Tuesday, August 23, 2011

Horrifying Tuesday : Asian Giant Hornet

As any animal with the words "Giant Hornet" in their name, they're generally not a pleasant animal. This week, we're going to talk about the Asian Giant Hornet, which is no laughing matter. These aren't those little raccoons that break into your house and steal some of your dishes; these guys are going to break into your house, bite the crap out of you, steal your furniture, and kidnap your children. Okay, they won't kidnap your children.

"But we will steal your high-quality china"

The Asian Giant Hornet, or the Vespa madarinia is one the world's largest hornet in the entire world. Their body length is about 2 inches, and their wingspan is about 3 inches. Think about it, two inches of flying agony, flying around looking for fine-quality furniture and a nice exposed skin to latch on.

They are native to tropical Eastern Asia, hence the name. Since we know nothing 'good' comes out of any jungle from Asia, we can safely assume that the Asian Giant Hornet isn't going to be a fluffy bear that throws love and magical love at people. The Japanese have even named the critter "suzume bachi" which literally means "Sparrow Hornet", which is disappointingly not "Awesome/hardcore Instant Killer Of All Things Hornet" as I've suggested at the "Give Animals A Local Nickname" conference.

The stinger of the giant hornet is a forth of a inch, which is more than you think. The 6 mm stinger injects potent venom which can become lethal. It has been said that the venom contains a enzyme that is so powerful,  it can dissolve human tissue, not very pleasant. The best part is that, like all hornets, the Asian Giant Hornet has a barbless stinger, which means it doesn't pull their guts out every time they sting someone, allowing multiple stinging.

That doesn't mean they're limited to only stinging though, thanks to their giant mandibles, they can both sting and bite simultaneously, just to rub it in.

Look, even pre-adolescent human children are laughing at you.  

These hornets aren't scared little bunnies that run around with powerful magic swords though. These hornets regularly attack honey bee hives in order to obtain larvae to feed their young. How it works is, a single/group of hornet scouts spot a hive, and create pheromones to lead the other hornets to the hive's location. After that, it'll be like that scene from the movie 300. They begin to raid the nest, killing all of its inhabitants and bringing back food for their babies. A single hornet can kill up to 40 honey bees in a single minute thanks to its large and effective mandibles that can quickly decapitate a bee. In fact, a few hornets can easily destroy a 30,000-bee beehive in only a few hours, leaving hundreds if not thousands of heads, limbs, wings, and half dead bees awaiting death.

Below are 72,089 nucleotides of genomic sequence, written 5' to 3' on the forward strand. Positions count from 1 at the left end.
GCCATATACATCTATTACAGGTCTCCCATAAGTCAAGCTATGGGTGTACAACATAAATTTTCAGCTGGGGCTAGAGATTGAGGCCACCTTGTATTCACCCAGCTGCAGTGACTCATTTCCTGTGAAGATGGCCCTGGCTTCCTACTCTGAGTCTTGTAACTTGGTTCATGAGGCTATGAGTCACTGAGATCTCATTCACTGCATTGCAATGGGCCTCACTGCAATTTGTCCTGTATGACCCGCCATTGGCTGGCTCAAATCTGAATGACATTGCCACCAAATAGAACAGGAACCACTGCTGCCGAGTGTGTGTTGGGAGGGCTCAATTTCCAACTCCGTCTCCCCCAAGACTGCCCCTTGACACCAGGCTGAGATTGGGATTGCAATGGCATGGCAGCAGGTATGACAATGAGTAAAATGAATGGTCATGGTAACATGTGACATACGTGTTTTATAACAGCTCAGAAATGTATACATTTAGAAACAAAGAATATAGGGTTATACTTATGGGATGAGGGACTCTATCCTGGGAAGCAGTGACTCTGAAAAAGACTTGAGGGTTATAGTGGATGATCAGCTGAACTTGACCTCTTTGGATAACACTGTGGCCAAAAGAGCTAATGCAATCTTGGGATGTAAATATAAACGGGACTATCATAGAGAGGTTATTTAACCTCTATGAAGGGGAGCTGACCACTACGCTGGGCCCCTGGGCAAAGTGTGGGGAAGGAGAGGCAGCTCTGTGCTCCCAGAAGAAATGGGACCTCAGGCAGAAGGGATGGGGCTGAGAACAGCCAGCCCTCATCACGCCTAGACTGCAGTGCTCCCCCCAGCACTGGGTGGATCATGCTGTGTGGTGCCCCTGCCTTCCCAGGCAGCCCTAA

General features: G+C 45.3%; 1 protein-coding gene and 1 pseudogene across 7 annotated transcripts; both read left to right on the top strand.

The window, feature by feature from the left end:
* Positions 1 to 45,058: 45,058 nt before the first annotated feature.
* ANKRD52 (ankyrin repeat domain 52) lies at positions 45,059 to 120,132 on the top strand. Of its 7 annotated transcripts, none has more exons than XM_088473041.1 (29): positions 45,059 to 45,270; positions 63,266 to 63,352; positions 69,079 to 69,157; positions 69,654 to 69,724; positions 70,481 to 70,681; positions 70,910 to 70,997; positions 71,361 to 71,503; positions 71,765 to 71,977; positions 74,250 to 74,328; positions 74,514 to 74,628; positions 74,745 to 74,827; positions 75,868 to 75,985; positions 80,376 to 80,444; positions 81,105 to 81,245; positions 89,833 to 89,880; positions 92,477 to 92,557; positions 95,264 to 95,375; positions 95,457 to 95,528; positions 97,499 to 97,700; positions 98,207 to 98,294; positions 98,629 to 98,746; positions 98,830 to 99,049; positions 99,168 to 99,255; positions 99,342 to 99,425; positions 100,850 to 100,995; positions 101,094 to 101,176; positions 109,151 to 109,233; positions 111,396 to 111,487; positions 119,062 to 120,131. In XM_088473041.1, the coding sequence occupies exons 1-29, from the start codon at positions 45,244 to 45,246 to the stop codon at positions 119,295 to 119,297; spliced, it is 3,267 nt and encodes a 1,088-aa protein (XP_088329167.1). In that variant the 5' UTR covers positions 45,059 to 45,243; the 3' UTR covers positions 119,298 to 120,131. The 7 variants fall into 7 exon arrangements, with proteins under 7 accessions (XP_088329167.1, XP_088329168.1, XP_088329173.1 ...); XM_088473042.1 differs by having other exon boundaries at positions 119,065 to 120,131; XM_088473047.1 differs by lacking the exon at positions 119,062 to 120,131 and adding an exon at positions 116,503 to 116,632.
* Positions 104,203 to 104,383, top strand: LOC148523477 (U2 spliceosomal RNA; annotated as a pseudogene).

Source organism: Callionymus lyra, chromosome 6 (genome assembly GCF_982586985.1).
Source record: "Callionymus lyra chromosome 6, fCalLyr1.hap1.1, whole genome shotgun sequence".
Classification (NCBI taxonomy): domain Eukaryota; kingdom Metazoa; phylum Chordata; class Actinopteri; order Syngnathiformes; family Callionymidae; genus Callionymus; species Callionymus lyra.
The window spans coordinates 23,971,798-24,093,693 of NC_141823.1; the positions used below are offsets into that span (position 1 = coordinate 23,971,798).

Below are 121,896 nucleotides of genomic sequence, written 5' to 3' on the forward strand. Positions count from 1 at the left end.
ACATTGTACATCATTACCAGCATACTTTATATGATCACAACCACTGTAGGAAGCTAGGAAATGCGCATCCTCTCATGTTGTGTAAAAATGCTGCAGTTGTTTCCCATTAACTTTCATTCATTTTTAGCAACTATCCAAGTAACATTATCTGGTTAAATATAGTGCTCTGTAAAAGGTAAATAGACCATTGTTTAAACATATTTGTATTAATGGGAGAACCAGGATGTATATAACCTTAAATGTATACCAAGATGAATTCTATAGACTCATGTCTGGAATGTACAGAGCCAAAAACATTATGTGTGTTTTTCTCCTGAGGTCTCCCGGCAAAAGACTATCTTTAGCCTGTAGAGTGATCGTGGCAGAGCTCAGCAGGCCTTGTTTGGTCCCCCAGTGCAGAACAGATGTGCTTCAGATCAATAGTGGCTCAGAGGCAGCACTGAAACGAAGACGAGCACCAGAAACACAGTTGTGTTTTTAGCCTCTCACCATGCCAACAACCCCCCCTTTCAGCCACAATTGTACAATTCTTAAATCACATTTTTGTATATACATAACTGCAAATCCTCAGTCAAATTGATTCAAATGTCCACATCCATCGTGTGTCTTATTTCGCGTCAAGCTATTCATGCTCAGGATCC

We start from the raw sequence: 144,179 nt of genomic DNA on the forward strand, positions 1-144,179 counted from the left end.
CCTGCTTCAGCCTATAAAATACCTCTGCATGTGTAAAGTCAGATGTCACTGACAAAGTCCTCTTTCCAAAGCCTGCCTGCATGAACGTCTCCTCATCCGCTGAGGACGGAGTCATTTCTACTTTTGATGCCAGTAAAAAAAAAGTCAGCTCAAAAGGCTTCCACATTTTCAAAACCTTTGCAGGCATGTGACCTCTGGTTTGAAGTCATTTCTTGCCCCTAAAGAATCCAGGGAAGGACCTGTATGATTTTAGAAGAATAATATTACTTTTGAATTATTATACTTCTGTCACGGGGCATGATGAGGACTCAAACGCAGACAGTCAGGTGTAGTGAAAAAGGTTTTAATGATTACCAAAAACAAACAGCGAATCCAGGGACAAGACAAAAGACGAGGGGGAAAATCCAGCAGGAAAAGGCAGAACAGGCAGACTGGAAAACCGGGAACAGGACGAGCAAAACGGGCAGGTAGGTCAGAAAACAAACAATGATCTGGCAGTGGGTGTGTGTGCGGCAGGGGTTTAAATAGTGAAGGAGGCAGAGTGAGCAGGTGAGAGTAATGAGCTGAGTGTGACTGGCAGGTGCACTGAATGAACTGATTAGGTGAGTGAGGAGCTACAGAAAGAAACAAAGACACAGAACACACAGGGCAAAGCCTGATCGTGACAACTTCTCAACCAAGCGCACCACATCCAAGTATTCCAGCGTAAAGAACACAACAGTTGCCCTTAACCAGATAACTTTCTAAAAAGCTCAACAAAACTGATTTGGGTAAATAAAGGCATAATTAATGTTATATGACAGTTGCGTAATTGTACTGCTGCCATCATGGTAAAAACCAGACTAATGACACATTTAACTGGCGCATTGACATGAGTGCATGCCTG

Pictured: Official Recreation Of An Hornet Invasion

After defeating the native bees, they feed on the honey and bring back the larvae to feed their young. These hornets aren't kidding around when they fly 25 miles per hour and are even capable of flying 61 miles in a single day. The standard honey bee doesn't stand a chance, since their stings do almost nothing to such a giant insect. The only honey bee that stands a chance, is the Japanese honey bee.

The Japanese honey bee has the advantage of detecting the pheromones used by the hornets to get their hunting buddies over. Once detected, they quickly mob behind the nearest entrance and try to make the hive look as vulnerable as possible. Once the hornet get ready to rip some bee guts out and enter the hive, the bees of almost five hundred honey bees, dog-pile onto the hornet. Knowing that their own venom is basically useless against the hornet, they use a unorthodox method. The Japanese vibrate their flight muscles as fast as possible, holding the hornet down which raises the temperature, and increases the CO2 levels around the hornet. The honey bee can endure slightly higher temperatures than the hornet can, which results in the death of the hornet from the heat, and lack of oxygen. They basically try to smother the poor guy.

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But that doesn't mean those bees run around hunting Asian Giant Hornets of course. In fact, there are known to have zero natural predators to attack the hornet's directly. The only actual threat towards the hornet are humans, in the perspective of throwing pesticides everywhere because we felt like it. Although, some villages in Japan insist that these creatures are a part of a delicious, natural human diet. They are eaten 'raw' sushi-style, or deep fried. Sign me up for seven, batches.

What does all this mean? The minimum kill ratio of a single Asian Giant Hornet is 500:1. Admit it; it's a better kill-streak than any game and/or real-life battle that ever happened.

Ladies and Gentlemen, Simo Hayha.